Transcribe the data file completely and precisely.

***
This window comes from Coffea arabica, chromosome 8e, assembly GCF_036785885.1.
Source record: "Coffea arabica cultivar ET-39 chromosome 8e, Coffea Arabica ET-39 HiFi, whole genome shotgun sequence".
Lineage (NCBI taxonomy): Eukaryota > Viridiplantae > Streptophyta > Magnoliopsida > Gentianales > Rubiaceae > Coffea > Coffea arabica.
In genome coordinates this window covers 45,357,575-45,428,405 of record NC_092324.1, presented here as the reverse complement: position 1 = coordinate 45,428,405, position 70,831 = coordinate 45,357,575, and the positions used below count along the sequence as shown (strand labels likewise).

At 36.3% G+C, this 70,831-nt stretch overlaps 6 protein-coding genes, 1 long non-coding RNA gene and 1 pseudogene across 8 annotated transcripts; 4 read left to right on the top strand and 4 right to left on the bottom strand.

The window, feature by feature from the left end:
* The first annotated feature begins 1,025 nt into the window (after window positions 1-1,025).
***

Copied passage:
This window comes from Coffea arabica, chromosome 8e, assembly GCF_036785885.1.
Source record: "Coffea arabica cultivar ET-39 chromosome 8e, Coffea Arabica ET-39 HiFi, whole genome shotgun sequence".
Lineage (NCBI taxonomy): Eukaryota > Viridiplantae > Streptophyta > Magnoliopsida > Gentianales > Rubiaceae > Coffea > Coffea arabica.
In genome coordinates this window covers 45,357,575-45,428,405 of record NC_092324.1, presented here as the reverse complement: position 1 = coordinate 45,428,405, position 70,831 = coordinate 45,357,575, and the positions used below count along the sequence as shown (strand labels likewise).

At 36.3% G+C, this 70,831-nt stretch overlaps 6 protein-coding genes, 1 long non-coding RNA gene and 1 pseudogene across 8 annotated transcripts; 4 read left to right on the top strand and 4 right to left on the bottom strand.

The window, feature by feature from the left end:
* The first annotated feature begins 1,025 nt into the window (after window positions 1-1,025).